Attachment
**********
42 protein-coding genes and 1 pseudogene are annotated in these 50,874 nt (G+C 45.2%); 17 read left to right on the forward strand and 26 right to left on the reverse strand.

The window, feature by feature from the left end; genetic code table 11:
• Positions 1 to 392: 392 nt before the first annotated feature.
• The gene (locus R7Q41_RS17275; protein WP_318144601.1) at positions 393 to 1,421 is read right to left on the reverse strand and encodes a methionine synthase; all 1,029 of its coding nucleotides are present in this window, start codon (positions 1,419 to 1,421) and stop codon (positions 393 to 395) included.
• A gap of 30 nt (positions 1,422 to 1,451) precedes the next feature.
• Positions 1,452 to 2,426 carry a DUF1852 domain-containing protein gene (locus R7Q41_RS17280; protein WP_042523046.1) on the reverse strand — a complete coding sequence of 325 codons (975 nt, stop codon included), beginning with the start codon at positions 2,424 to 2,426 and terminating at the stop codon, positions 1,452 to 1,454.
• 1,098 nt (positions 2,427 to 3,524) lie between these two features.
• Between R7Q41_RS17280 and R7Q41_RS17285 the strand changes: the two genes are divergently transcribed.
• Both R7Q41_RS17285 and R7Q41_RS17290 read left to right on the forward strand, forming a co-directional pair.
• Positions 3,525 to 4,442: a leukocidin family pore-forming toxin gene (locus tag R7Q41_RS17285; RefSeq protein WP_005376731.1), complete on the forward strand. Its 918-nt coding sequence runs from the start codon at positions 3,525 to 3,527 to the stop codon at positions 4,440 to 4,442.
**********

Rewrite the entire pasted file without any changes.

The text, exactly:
42 protein-coding genes and 1 pseudogene are annotated in these 50,874 nt (G+C 45.2%); 17 read left to right on the forward strand and 26 right to left on the reverse strand.

The window, feature by feature from the left end; genetic code table 11:
• Positions 1 to 392: 392 nt before the first annotated feature.
• The gene (locus R7Q41_RS17275; protein WP_318144601.1) at positions 393 to 1,421 is read right to left on the reverse strand and encodes a methionine synthase; all 1,029 of its coding nucleotides are present in this window, start codon (positions 1,419 to 1,421) and stop codon (positions 393 to 395) included.
• A gap of 30 nt (positions 1,422 to 1,451) precedes the next feature.
• Positions 1,452 to 2,426 carry a DUF1852 domain-containing protein gene (locus R7Q41_RS17280; protein WP_042523046.1) on the reverse strand — a complete coding sequence of 325 codons (975 nt, stop codon included), beginning with the start codon at positions 2,424 to 2,426 and terminating at the stop codon, positions 1,452 to 1,454.
• 1,098 nt (positions 2,427 to 3,524) lie between these two features.
• Between R7Q41_RS17280 and R7Q41_RS17285 the strand changes: the two genes are divergently transcribed.
• Both R7Q41_RS17285 and R7Q41_RS17290 read left to right on the forward strand, forming a co-directional pair.
• Positions 3,525 to 4,442: a leukocidin family pore-forming toxin gene (locus tag R7Q41_RS17285; RefSeq protein WP_005376731.1), complete on the forward strand. Its 918-nt coding sequence runs from the start codon at positions 3,525 to 3,527 to the stop codon at positions 4,440 to 4,442.